Cobb County Chairman Tim Lee got a mixed welcome at his first District 2 town hall meeting Wednesday at the . Several citizens asked him pointed questions about the county’s relationship with city government, the Georgia Development Authority and the .
The first pitch from the audience was no softball. One Smyrna resident asked Lee to name the three most pressing issues facing Smyrna. Lee started to explain that the county and the city work together to make sure there are no service duplications and that city and county staff have the resources they need. The man who posed the question said he was disappointed Lee did not have a more specific answer.
“As County Commissioner Chair you should know at least your major cities in Cobb County, and we’re one of them, and what our problems and issues are,” he said. “For me that you don’t know, I’m sorry, but that doesn’t give me much opinion of you that you don’t know what our issues are.”
Lee replied that Smyrna Mayor Max Bacon had asked Lee’s opinion about the city’s purchase of an apartment complex and the possible location of the new elementary school. He also said that county officials cooperated with the city of Smyrna to .
“These are independent cities with independent budgets and independent leadership,” he said. “I can’t begin to come in and ask them what they’ve been working on and try to guide them. All I can do is offer my assistance when asked, meet with them on a regular basis to keep the relationship strong and when asked for assistance or when I see something that they may not see I bring it up to them. That I believe is my role.”
Lee was also asked about new policies and guidelines the Commissioners had implemented regarding economic incentives and the county’s relationship with the Georgia Development Authority. Lee explained that the question was based on misinformation because he hadn’t adopted any new policies, but instead clarified existing ones.
“I didn’t implement a new policy,” he said. “I codified and wrote down the existing policy so that everybody involved--the development authority, my commissioners, my staff, the tax assessors--everyone now knows the process, procedures, approval. Everything makes sense.”
Lee said that when a business seeks economic incentives, a proposal is given to the county’s economic development office. Staff analyze the proposal based on the number of jobs created, the quality of jobs, salaries and the company’s proposed investments in the community. Economic development staff make a recommendation and the proposal then goes to the county manager. The county manager passes it on to the Chairman and if approved the proposal is then passed on to the state development authority.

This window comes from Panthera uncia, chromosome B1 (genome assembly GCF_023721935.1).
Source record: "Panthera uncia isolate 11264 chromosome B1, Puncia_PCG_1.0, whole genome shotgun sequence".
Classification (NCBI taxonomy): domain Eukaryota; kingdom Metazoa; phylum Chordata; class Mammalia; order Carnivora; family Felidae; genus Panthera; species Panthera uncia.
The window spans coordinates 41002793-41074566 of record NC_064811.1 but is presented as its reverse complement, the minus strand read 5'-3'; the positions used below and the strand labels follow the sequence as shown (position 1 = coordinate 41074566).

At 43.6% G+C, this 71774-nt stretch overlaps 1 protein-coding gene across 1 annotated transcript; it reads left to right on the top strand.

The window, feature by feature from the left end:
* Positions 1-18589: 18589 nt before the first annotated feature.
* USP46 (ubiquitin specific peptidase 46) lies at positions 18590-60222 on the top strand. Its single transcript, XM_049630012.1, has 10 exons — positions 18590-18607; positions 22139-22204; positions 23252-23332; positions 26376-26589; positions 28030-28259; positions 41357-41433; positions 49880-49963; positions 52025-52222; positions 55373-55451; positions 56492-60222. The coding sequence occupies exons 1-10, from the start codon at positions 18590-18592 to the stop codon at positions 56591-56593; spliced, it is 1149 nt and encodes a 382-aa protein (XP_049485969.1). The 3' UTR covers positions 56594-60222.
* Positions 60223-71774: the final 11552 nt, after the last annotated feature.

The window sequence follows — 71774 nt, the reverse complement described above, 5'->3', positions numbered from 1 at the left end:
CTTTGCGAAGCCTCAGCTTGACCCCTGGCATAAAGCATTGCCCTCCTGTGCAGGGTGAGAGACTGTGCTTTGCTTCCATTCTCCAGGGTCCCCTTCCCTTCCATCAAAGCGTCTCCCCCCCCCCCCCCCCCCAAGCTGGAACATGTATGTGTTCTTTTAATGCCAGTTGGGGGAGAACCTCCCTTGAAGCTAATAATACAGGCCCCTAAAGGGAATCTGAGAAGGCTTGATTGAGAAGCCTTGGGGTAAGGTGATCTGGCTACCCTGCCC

“What I just explained to you is no different than how it was done last year or two years ago or three years ago it just never was put into writing,” Lee said. “I felt it was important to put the whole thing in writing. And in some instances the development authority wasn’t provided with our financial analysis. I felt it was important that they have it so I made it part of the process that they will get that information.”
A woman who identified herself as a former member of the Cobb Chamber of Commerce asked Lee about the county’s relationship to the organization.
“Who is the economic driver of Cobb County?” she said. “If I don’t have confidence in the government of Cobb County then I’m gone.”
Lee replied that in terms of businesses the Cobb County Chamber is one of the largest in the Southeast and that it’s one of the nation’s only accredited Chambers of Commerce. For these reasons he said he values input from the organization, but emphasized that the two work independently of each other.
“Businesses appreciate the same things you do; low taxes, low cost, low regulatory policies, low cost of doing business,” he said “They appreciate that as much as you do as a homeowner. And I think they stay here and invest in our community because we have a well-balanced place to live, work grow a family. We work well, but we do not defer our decisions. We know our responsibilities and they know their areas of influence and effectiveness. We collaborate on a lot of things, but when it comes to making decisions we make decisions that we need to make.”
Eventually the conversation turned to budget cuts. Lee was asked if the county will consider further cuts to services like libraries and recreation centers and when services will be fully restored. Lee said that in light of the possibility that the digest will decrease again this year further cuts to county services aren’t off the table and that it will be some time before services are fully restored.
“We’ve done a lot of things to get us in a position where we look strong in our sustainable financial, however that’s based on the model carrying forward the operating cuts and the service cuts that we implemented last year,” he said. “For us to restore costs money. Right now the money we see as it relates not only to revenue sources, but property taxes those aren’t going to move. In fact we anticipate another decline this year and we don’t anticipate a real upward swing till next year. So I’m trying to figure out how to develop an organization that can exist in the existing economy without adding additional costs.”
Wednesday's town hall meeting was the second of four that Lee has planned this year. Lee will hold another meeting April 10 at 7 p.m. at the Mountian View Community Center in Marietta and another on May 14 at the Lions Club Drive Community Center in Mableton at 7 p.m. Ron Fennel, Ward 7 Smyrna City Councilman; Susan Wilkinson, Ward 5 Smyrna City Councilwoman; and Bob Ott, Cobb County's District 2 Commissioner, were in attendance at Wednesday's town hall. Smyrna-Vinings Patch will have more coverage from the District 2 town hall meeting Friday.